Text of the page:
JONESBORO — After having sent staff back to the drawing board to review benefit proposals for more than 2,600 Clayton County employees, the Board of Commissioners adopted a new package for fiscal year 2020 on July 2.
Human Resources Director Pamela Ambles had repeatedly come before the BOC to present a package she said reflected the desires of county employees. Ambles recommended that Blue Cross Blue Shield replace Aetna as the county’s health insurance provider, while keeping Kaiser as the county’s HMO option “despite a 6.95 percent increase” because county employees like it.
Kaiser has been the county’s HMO carrier for 30 years, she said.
“We appreciate the business that Aetna has done with the county,” Ambles told the board, “but the focus is trying to make sure that we’re offering the best benefit that we possibly can to the employees.”
Commissioners wanted to know whether Anthem Blue Cross Blue Shield would leave county employees stranded at the hospital door, based on news reports last year that Blue Cross customers were forced to pay higher out-of-network costs if their doctors were with Piedmont Hospital.
In April 2018, then-Gov. Nathan Deal negotiated an agreement between the parties that put Piedmont patients back in BCBS’ network.
“I think it is so important that you let the data speak for itself,” Ambles said, adding that Human Resources is trying to give employees a range of coverage options and had secured a three-year rate freeze on pharmacy rebates. In addition, Ambles said, BCBS has a bigger network, which she said keeps costs down.
“Can we pull the package?” asked Commissioner Gail Hambrick. “Because there are some parts I agree with and some parts I don’t, and I don’t want to vote yea or nay, which might be detrimental to something else.”
“Can we do it in executive session?” asked Commissioner Felicia Franklin Warner. “Since it’s dealing with personnel, a personnel matter?” Warner added that she wanted to be “very careful” even with the example Ambles had mentioned in passing about a Parks and Rec employee.
County Attorney Chuck Reed said executive sessions were to discuss “a specific individual,” not a general circumstance. “County business must be conducted in public.”
Commissioner Sonna Singleton Gregory concurred. “I had questions too about some items,” she told Ambles, “but you mentioned a deadline?”
The problem, Ambles said, is that the county is switching to a new computer system, MUNIS, that requires a lot of behind-the-scenes preparation — especially for setting up payroll — and that delaying the vote could impact that work.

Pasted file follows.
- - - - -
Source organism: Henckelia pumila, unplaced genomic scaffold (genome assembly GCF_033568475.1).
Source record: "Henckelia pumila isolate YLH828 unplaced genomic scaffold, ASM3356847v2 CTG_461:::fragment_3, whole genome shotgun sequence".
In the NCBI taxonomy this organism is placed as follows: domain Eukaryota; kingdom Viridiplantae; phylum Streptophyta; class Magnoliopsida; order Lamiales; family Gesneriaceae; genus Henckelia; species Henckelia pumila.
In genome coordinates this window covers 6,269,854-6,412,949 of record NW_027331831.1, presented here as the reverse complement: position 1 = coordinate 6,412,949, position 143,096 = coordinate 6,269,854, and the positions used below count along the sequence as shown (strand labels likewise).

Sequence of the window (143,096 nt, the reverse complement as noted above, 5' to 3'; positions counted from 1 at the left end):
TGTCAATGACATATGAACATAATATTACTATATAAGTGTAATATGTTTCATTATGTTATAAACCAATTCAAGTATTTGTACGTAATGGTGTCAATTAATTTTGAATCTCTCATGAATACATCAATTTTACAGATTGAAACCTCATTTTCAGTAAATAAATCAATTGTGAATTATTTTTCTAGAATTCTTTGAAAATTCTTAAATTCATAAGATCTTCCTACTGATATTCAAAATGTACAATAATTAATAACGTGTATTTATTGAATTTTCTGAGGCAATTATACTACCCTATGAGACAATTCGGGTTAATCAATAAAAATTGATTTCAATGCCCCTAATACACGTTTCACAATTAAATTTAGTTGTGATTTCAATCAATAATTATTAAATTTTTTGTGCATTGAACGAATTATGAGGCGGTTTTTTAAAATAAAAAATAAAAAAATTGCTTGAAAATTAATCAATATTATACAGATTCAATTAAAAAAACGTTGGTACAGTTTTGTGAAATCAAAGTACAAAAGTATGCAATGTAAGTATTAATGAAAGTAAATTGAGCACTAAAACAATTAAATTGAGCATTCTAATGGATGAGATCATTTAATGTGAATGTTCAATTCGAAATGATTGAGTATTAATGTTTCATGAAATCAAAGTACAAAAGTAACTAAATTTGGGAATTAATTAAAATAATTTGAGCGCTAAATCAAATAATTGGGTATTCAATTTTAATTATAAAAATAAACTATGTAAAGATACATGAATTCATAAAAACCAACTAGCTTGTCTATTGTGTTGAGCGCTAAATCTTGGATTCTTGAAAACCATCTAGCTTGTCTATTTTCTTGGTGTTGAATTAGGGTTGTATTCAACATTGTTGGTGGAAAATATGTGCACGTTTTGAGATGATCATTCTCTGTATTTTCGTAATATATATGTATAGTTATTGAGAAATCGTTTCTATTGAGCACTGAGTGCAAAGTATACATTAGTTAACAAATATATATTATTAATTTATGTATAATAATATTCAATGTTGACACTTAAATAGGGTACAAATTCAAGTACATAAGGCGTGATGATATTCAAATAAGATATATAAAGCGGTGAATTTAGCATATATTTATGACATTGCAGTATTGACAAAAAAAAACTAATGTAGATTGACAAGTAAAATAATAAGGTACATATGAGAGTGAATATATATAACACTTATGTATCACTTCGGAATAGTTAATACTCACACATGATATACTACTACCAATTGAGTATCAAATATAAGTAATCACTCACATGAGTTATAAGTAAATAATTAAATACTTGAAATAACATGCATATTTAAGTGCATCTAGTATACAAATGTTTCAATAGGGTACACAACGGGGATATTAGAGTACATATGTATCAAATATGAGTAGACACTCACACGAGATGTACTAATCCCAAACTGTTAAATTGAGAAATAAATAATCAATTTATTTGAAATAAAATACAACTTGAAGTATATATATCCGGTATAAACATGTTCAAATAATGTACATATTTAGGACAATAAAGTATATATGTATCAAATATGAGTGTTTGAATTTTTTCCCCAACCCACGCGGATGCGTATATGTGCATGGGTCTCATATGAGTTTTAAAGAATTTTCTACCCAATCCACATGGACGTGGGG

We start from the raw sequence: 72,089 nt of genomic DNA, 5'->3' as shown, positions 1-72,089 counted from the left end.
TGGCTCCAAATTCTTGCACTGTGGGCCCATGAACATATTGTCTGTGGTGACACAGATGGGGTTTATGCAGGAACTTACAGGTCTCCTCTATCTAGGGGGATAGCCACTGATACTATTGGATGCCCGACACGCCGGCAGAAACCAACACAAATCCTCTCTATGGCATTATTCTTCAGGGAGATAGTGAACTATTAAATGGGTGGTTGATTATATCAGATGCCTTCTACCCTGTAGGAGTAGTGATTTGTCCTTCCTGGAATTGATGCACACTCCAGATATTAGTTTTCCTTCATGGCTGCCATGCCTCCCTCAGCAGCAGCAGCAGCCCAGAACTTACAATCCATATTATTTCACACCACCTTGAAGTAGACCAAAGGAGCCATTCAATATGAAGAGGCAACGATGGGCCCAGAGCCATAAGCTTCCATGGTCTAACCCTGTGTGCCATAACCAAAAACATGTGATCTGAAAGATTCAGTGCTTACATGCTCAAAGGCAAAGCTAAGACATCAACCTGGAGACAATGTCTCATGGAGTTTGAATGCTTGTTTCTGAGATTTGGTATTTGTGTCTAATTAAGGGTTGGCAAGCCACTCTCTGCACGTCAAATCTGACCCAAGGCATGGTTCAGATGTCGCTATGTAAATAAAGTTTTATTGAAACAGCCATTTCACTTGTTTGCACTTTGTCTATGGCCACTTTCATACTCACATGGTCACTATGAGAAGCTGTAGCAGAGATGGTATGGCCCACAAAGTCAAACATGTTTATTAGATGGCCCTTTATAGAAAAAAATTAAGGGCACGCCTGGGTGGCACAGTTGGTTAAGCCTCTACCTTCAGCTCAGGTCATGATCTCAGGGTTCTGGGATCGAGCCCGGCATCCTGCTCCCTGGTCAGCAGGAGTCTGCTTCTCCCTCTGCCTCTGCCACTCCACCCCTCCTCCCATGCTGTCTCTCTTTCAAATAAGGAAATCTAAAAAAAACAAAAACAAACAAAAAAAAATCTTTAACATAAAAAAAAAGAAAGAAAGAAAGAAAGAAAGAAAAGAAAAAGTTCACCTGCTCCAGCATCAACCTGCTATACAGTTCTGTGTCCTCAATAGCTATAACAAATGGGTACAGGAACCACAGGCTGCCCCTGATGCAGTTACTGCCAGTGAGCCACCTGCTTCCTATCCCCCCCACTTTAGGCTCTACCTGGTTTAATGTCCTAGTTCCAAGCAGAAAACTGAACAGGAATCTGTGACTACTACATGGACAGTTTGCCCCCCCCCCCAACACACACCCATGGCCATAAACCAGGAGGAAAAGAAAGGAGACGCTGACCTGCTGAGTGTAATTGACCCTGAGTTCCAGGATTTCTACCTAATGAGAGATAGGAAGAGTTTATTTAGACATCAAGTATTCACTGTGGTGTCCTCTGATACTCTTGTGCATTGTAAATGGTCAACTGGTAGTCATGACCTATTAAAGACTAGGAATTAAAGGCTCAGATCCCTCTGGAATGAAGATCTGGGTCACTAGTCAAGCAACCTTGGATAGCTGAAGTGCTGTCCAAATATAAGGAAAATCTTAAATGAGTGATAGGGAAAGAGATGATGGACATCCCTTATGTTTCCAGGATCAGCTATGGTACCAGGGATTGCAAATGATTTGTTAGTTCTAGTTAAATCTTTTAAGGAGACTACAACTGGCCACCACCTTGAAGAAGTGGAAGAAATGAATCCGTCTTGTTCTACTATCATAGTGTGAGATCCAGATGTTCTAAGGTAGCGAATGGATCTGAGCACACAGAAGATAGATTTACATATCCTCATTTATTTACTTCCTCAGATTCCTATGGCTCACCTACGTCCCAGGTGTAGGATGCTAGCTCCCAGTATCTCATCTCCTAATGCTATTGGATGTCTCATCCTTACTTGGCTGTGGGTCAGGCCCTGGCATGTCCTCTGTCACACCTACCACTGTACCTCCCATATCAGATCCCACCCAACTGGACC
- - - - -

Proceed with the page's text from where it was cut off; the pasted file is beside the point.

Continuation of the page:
“We are in transition to MUNIS for benefits administration for October enrollment,” Ambles explained. “There’s a lot going on in the background tied to payroll. I went on MinuteTrack to come before the board. I have pulled the data and I will present it at the first meeting in August. It shows Clayton County is very competitive.”
“Moving forward with whoever our carrier is, we will be having quarterly data utilization meetings, so we can be looking at this data more closely and making decisions based on the data and what the employees need,” Ambles said.
Hambrick expressed concerns about BCBS’ relationship with Piedmont. “I think we really need to check because for the state to do that... It was all in the news regarding them and Piedmont and folks were in the hospital, couldn’t get dismissed or couldn’t get admitted and all that, so I just want us to really think on that.”
Ambles invited James Ford of Epic to address the issue, which he said had been resolved. “Typically, carriers go through that every three to five years,” Ford said.
Ambles said she was “data-driven” and had no problem making changes should any of her recommendations not work out.
“So again, I appreciate your work,” Gregory told Ambles. “To my colleagues, I’m fine with voting on it as a packet. Because as you said, I don’t want to hold up any time crunch that we’ve got to get into....While I’m not happy with the increase, we are where we are.”
She added, “I feel like we hired you and we tasked you, and we’ve gotta have a little — I’m going to have confidence in your recommendation.”
The board voted 4-0-1 to pass the benefits package, with Warner abstaining.
Ambles thanked the board, adding, “We’re gonna hold their feet to the fire. You just wait and see.”